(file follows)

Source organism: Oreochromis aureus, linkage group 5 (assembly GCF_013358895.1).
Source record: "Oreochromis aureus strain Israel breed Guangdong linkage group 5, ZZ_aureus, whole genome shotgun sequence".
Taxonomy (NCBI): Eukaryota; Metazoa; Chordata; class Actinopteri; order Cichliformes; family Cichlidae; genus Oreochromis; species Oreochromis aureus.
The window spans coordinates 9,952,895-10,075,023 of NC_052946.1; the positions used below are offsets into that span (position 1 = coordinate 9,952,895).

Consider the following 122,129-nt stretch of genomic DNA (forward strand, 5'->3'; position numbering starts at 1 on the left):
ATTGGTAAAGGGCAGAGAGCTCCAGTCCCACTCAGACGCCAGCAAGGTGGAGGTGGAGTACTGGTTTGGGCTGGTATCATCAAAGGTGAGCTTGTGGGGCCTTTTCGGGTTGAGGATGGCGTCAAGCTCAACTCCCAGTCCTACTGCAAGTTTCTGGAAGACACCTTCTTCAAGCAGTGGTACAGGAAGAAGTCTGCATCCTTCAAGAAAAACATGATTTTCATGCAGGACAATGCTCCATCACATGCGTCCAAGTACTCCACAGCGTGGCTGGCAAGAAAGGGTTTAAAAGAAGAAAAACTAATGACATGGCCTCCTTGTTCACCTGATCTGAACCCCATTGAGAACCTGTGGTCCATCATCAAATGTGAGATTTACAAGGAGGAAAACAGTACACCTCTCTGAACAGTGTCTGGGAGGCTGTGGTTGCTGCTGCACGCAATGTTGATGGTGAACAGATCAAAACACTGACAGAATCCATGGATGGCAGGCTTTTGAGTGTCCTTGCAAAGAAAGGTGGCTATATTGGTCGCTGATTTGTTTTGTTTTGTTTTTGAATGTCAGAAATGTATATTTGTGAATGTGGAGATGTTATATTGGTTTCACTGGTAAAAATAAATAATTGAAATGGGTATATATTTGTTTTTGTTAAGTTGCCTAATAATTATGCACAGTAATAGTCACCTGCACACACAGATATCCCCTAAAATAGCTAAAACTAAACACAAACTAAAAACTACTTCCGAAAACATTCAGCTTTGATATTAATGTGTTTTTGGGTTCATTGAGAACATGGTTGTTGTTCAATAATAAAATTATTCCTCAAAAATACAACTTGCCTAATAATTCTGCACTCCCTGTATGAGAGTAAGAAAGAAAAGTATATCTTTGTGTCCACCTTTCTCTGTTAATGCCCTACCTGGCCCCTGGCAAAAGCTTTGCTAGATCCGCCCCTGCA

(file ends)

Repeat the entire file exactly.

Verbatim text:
Source organism: Oreochromis aureus, linkage group 5 (assembly GCF_013358895.1).
Source record: "Oreochromis aureus strain Israel breed Guangdong linkage group 5, ZZ_aureus, whole genome shotgun sequence".
Taxonomy (NCBI): Eukaryota; Metazoa; Chordata; class Actinopteri; order Cichliformes; family Cichlidae; genus Oreochromis; species Oreochromis aureus.
The window spans coordinates 9,952,895-10,075,023 of NC_052946.1; the positions used below are offsets into that span (position 1 = coordinate 9,952,895).

Consider the following 122,129-nt stretch of genomic DNA (forward strand, 5'->3'; position numbering starts at 1 on the left):
ATTGGTAAAGGGCAGAGAGCTCCAGTCCCACTCAGACGCCAGCAAGGTGGAGGTGGAGTACTGGTTTGGGCTGGTATCATCAAAGGTGAGCTTGTGGGGCCTTTTCGGGTTGAGGATGGCGTCAAGCTCAACTCCCAGTCCTACTGCAAGTTTCTGGAAGACACCTTCTTCAAGCAGTGGTACAGGAAGAAGTCTGCATCCTTCAAGAAAAACATGATTTTCATGCAGGACAATGCTCCATCACATGCGTCCAAGTACTCCACAGCGTGGCTGGCAAGAAAGGGTTTAAAAGAAGAAAAACTAATGACATGGCCTCCTTGTTCACCTGATCTGAACCCCATTGAGAACCTGTGGTCCATCATCAAATGTGAGATTTACAAGGAGGAAAACAGTACACCTCTCTGAACAGTGTCTGGGAGGCTGTGGTTGCTGCTGCACGCAATGTTGATGGTGAACAGATCAAAACACTGACAGAATCCATGGATGGCAGGCTTTTGAGTGTCCTTGCAAAGAAAGGTGGCTATATTGGTCGCTGATTTGTTTTGTTTTGTTTTTGAATGTCAGAAATGTATATTTGTGAATGTGGAGATGTTATATTGGTTTCACTGGTAAAAATAAATAATTGAAATGGGTATATATTTGTTTTTGTTAAGTTGCCTAATAATTATGCACAGTAATAGTCACCTGCACACACAGATATCCCCTAAAATAGCTAAAACTAAACACAAACTAAAAACTACTTCCGAAAACATTCAGCTTTGATATTAATGTGTTTTTGGGTTCATTGAGAACATGGTTGTTGTTCAATAATAAAATTATTCCTCAAAAATACAACTTGCCTAATAATTCTGCACTCCCTGTATGAGAGTAAGAAAGAAAAGTATATCTTTGTGTCCACCTTTCTCTGTTAATGCCCTACCTGGCCCCTGGCAAAAGCTTTGCTAGATCCGCCCCTGCA